As we all are aware of the Vizag Gas Leak tragedy that took place in the city of Vishakhapatnam on 7th May 2020 consequently, many people died and injured. So, what is the liability of the owner of the industry? What are the rights of the victim so injured? And what is the relevant legislation in this regard in India? This Article endeavors to answer these questions and provides an insight into the current status of the Vizag Gas Leak Tragedy. 


On 7th May 2020 at around 2:30 AM a toxic gas ‘styrene’ leaked from its storage unit from a factory located at RR Venakatapuram near the city of Vishakhapatnam bringing about 11 deaths and a few thousand people being grievously injured. The Vizag Gas Leak can be classified as a disaster, more specifically an industrial accident.

We all are aware of the term ‘disaster’ but what its legal meaning and when a situation is defined as “Disaster”? Section 2(d) of Disaster Management Act, 2005 defines disaster is a catastrophe, mishap, calamity or grave occurrence in any area arising from natural and man-made causes or by accident or negligence which results in substantial loss of life or human suffering or damage to, and destruction of, property, or damage to, or degradation of, environment, and is of such a nature or magnitude as to be beyond the coping capacity of the community of the affected area. Taking into consideration this definition it is evident that the tragedy that took place in the city of Vishakhapatnam on 7th May 2020, can be considered as a disaster. More specifically, it is an industrial disaster which is caused by industrial companies either by accident, negligence, or incompetence.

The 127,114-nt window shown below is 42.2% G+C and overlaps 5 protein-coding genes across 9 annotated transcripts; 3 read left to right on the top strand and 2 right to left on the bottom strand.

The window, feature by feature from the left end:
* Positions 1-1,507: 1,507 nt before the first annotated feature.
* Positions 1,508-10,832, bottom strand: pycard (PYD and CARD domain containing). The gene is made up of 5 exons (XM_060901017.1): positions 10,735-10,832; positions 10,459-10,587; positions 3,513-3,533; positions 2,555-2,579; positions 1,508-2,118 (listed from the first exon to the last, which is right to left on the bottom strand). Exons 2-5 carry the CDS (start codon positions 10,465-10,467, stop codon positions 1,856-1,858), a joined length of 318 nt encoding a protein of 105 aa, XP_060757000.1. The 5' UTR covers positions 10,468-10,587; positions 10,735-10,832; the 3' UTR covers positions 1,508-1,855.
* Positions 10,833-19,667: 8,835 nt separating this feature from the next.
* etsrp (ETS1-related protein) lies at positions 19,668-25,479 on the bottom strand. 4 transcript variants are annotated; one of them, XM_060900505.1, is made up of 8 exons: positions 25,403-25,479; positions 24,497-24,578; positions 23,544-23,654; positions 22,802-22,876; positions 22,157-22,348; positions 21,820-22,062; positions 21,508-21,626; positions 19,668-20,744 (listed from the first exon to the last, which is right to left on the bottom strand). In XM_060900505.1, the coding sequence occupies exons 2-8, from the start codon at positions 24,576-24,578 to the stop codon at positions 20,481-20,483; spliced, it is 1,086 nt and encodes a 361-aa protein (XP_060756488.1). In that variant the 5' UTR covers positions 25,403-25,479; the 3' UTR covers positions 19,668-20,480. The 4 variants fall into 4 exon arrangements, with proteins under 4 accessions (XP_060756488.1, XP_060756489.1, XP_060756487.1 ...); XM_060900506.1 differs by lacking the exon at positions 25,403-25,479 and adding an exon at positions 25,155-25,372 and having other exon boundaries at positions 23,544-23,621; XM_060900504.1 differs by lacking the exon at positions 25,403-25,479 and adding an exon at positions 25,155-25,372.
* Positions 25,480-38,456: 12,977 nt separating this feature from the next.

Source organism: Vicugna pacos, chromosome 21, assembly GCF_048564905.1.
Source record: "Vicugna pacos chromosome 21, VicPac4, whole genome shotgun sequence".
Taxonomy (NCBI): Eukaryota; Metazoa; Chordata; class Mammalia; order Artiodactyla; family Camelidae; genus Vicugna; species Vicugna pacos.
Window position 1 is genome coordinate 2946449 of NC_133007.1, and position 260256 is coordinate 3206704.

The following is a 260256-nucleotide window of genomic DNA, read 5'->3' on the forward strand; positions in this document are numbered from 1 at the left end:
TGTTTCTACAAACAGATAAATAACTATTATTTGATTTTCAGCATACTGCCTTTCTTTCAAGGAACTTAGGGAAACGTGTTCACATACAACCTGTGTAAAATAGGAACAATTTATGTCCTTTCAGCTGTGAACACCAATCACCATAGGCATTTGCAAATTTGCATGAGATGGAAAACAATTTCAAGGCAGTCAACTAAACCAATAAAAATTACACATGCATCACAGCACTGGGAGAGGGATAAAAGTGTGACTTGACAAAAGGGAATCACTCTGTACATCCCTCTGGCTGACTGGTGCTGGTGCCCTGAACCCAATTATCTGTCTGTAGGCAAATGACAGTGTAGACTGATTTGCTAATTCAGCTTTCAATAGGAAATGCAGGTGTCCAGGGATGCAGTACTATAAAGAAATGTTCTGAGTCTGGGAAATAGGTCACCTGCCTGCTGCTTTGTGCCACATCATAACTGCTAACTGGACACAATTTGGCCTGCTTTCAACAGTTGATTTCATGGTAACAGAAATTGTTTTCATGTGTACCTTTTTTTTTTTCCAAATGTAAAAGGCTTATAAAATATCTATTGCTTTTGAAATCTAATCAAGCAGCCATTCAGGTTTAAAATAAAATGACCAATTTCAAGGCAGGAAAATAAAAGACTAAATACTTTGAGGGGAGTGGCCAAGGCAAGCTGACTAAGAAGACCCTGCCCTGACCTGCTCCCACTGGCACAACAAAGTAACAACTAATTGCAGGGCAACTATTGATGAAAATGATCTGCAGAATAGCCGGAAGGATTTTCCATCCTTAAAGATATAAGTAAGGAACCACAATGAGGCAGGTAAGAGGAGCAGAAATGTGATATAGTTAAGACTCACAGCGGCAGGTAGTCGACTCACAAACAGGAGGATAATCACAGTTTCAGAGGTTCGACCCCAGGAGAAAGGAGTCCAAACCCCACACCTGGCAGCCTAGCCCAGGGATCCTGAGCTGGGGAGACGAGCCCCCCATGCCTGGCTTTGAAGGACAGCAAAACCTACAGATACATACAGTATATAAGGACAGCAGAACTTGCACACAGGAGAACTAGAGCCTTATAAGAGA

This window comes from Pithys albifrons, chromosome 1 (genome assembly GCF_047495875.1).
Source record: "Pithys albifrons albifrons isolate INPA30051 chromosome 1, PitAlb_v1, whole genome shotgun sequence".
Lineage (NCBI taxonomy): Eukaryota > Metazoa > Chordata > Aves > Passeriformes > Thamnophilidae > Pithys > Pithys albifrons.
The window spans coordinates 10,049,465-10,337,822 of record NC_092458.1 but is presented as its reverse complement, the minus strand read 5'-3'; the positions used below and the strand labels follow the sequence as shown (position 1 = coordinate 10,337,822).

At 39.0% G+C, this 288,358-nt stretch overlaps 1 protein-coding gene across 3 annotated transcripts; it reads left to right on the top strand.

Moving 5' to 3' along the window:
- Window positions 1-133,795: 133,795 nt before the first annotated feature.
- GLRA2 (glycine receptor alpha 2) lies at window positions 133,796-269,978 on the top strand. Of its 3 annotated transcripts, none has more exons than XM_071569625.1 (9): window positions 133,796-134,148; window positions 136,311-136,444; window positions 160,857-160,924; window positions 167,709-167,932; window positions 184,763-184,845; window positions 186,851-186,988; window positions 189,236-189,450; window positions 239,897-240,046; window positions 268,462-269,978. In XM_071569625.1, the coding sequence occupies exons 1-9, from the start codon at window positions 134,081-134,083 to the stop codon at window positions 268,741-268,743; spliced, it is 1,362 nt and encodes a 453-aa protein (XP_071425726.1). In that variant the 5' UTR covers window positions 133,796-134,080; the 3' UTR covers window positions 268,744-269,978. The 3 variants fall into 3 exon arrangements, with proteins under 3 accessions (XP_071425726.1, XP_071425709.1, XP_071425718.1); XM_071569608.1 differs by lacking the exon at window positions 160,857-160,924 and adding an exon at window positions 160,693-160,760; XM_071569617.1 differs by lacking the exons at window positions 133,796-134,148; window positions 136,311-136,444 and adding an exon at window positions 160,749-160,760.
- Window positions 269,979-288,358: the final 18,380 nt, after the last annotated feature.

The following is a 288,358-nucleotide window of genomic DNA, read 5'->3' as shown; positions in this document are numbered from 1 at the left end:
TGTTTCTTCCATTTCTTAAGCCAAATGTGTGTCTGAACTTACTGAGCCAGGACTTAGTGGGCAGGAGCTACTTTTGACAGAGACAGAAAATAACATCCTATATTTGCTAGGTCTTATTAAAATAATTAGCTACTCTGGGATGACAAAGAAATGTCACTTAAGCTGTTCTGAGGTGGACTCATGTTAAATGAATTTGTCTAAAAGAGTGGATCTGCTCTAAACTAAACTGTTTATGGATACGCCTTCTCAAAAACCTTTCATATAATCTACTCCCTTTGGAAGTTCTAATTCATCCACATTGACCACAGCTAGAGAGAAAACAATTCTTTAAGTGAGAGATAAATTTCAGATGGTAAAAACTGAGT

Further, an industrial disaster is a form of an industrial accident. According to the Indian Factories Act, 1948 it is a mishap takes place in industrial establishments bringing about bodily injury to a person which disables such persons to resume their duties in the next 48 hours. According to H.W. Heinrich, “an accident is an unplanned and uncontrolled event in which the action and reaction of the object, substance, person or radiation result in personal injury or probability thereof.”

Classification of Industrial Accidents

Industrial accidents are generally classified into two categories:-

  1. External
  2. Internal